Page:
Before printing, you will need to "slice" the .STL model using Slic3r or another CAM program. This step turns the 3D model into specific mechanical instructions, in G-code, that the printer can understand. The settings you use to slice the models will vary with your particular equipment, but in my experience, the critical settings in Slic3r are as follows:
In the "Printer and Filament" tab, set "Nozzle diameter" to 0.35 (check your equipment to verify); "Print center" to 65, 65; filament "Diameter" to 1.75; and filament "Temperature" to 185.
In the "Print Settings" tab, set "Layer height (mm)" to 0.3.
My printer is not equipped with limit switches, and has to be manually "homed" before each print. If yours is similar, you may also want to replace the default "Start GCODE" with "G92 X0 Y0 Z0 E0". This tells the printer that, at the start of the job, all the motors will already be in their "home" positions. Also, replacing the default "End GCODE" with the lines "G00 X0 Y100", "M104 S0", "M140 S0", and "M84" will tell the printer, when the job is over, to move the hot nozzle away from the printed object, turn off the extruder and bed heaters, and deactivate all the stepper motors, respectively. All of which are useful and convenient.
For your reference, I have also attached the verbatim text of the Slic3r config file used to print all the parts in my dodecahedron speaker at the bottom of this step. If you want to use my settings exactly, you should be able to paste this information into a text editor, save it as a .INI file, and load it directly into Slic3r using the "Load config..." button before actually slicing the models. (Note that this may not yield satisfactory results unless your printer is essentially identical to mine.)
Once the model is sliced, open your printer interface and load the .gcode file output by Slic3r. Set the nozzle and bed heaters to 185 and 60 C, respectively, and give them about 10 minutes to warm up. Then prime the nozzle by extruding filament until a nice even bead squirts out. Pluck off this scrap with tweezers, home the nozzle, and click "Print."
Printing the group of all nineteen plugs took about an hour and a half on my equipment. They pop off the build platform easily.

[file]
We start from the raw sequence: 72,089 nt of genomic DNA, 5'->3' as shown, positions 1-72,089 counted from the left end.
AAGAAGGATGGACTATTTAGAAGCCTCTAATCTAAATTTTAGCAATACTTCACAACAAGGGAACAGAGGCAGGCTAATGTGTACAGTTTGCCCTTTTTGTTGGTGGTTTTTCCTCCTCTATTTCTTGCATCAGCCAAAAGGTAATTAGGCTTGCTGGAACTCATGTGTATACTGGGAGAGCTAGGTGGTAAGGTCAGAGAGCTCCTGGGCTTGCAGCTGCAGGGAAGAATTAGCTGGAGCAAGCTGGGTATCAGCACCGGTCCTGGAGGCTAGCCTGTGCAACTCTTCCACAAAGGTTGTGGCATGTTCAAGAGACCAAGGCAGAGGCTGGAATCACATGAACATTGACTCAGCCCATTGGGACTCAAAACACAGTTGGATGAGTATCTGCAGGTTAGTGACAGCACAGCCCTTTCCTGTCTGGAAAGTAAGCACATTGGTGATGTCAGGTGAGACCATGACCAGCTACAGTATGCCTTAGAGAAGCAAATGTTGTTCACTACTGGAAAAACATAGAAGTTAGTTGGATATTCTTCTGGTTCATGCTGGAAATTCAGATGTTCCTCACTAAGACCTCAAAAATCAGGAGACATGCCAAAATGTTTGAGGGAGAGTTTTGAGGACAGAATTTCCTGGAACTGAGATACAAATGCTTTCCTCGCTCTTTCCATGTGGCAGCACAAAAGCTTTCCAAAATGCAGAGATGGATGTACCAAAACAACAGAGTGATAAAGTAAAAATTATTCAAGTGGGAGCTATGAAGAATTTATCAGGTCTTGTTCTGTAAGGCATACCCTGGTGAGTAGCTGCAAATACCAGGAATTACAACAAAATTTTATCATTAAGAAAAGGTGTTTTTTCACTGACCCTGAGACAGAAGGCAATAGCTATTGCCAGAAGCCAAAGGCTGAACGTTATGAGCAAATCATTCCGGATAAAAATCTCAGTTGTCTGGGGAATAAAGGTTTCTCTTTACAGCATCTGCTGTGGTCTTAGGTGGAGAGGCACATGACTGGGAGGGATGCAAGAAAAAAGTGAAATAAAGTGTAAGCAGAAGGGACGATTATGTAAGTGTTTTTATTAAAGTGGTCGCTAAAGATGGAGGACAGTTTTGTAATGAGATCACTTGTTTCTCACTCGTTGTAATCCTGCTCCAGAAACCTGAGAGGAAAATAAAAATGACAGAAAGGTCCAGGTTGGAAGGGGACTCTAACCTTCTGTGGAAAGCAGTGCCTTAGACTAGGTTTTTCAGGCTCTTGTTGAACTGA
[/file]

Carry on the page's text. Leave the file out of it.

Clean up any flyaway plastic strands on the printed models with a hobby knife. Or, if you're feeling brave, you can experiment with "flame polishing," which is faster but requires getting over the instinctive horror of holding a flame to your precision-printed plastic parts. For small parts, like these plugs, you'll need to mount them on a holder (a 1/8" metal rod works great). Then you just play the flame of a small torch over the surface very quickly and take it away. It requires, literally, a fraction of a second. This treatment neatly burns away any flyaways or flash while leaving large features of the part undamaged. And once you get the hang of it, it's much more fun than scraping with a knife.
bottom_layer_speed_ratio = 0.3
bridge_flow_ratio = 1
bridge_speed = 30
duplicate_distance = 6
duplicate_x = 1
duplicate_y = 1
end_gcode = M84 ; disable motors\nG00 X0 Y100 ; home X and Y axes, leave Z alone\nM104 S0 ; Set bed and extruder temp to 0 (turn off?)\nM140 S0 ;
extrusion_axis = E
extrusion_multiplier = 1
extrusion_width_ratio = 0
filament_diameter = 1.75
fill_angle = 45
fill_density = 0.4
fill_pattern = rectilinear
first_layer_height_ratio = 1
g0 = 0
gcode_arcs = 0
gcode_comments = 0
infill_every_layers = 1
infill_speed = 60
layer_height = 0.3
nozzle_diameter = 0.35
perimeter_speed = 30
perimeters = 3
print_center = 65,65
retract_before_travel = 2
retract_length = 1
retract_lift = 0
retract_restart_extra = 0
retract_speed = 30
rotate = 90
scale = 1
skirt_distance = 3
skirt_height = 1
skirts = 2
small_perimeter_speed = 10
solid_fill_pattern = rectilinear